What is the CIL?
The CIL is a standard charge to be levied on new developments. Its purpose is to fund infrastructure to support the increase in housing identified as being required, most recently in the Housing Green Paper. It is being promoted as an alternative mechanism to the unpopular Planning Gains Supplement (PGS) proposals first mooted by the Government in 2003.
However, there is concern in the development industry that the following CIL provisions in the Planning Bill may mean PGS via the back door: "the overall purpose of CIL is to ensure that costs incurred in providing infrastructure to support the development of an area can be funded (wholly or partly) by owners or developers of land the value of which increases due to permission for development". Lobbying and informal consultation are taking place.
What infrastructure will be funded by the CIL?
The DCLG intends that the definition of infrastructure in the forthcoming CIL regulations will be very broad. In addition to transport and strategic infrastructure, social infrastructure such as schools, parks, health centres and flood defences may be funded by the CIL. The DCLG paper makes it very clear that CIL should not be levied at the expense of affordable housing provision. As a safeguard, affordable housing will be included in the definition of infrastructure and CIL may be used to fund it if necessary in the future.
The DCLG does not expect CIL to pay 100% of the cost of any infrastructure, or to fund existing infrastructure deficiencies, or act as an alternative to general local authority expenditure.
There is concern, particularly from the Home Builders Federation, that if the final definition is too wide the lack of clarity may result in each authority using a different "wish list" of infrastructure and extensive "wish lists" may make development unviable.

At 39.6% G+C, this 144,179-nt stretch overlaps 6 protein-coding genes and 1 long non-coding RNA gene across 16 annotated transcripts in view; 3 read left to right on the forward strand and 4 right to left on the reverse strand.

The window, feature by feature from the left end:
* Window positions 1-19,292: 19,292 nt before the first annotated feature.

Developers will also be looking for safeguards in the regulations to ensure that the "infrastructure" funded by CIL receipts is not the same infrastructure which is required by additional Section 106 obligations.
How will CIL be calculated?
The level of CIL will be set by charging authorities, which may be the local planning authority, the county, borough or district council, the Secretary of State, the Welsh Ministers, the Mayor of London or any other authority with responsibility for town and country planning.
The CIL regulations will set out how to calculate CIL. A minimum threshold for CIL is expected, which will exclude householder development. The DCLG wishes to see more infrastructure funding from development than under the existing Section 106 regime; so the financial burden will rise.
The charging authorities will need to identify what infrastructure is needed, how much it will cost and what contribution each development should make to that cost. They are expected to have regard to development viability and to restrict CIL to items that have a reasonable prospect of happening within the plan period. CIL charging schedules are currently expected to be tested through the development plan process.
Drawing up these charging schedules will require a skill set and resources which do not currently exist within some overstretched local planning authorities. The development plan system is already struggling to produce Core Strategies following the 2004 Act reforms.
Local planning authorities following best practice should already be developing standard Section 106 charges in their development plan documents and they may therefore have already undertaken some of the necessary analysis to inform the CIL levels; but many are not.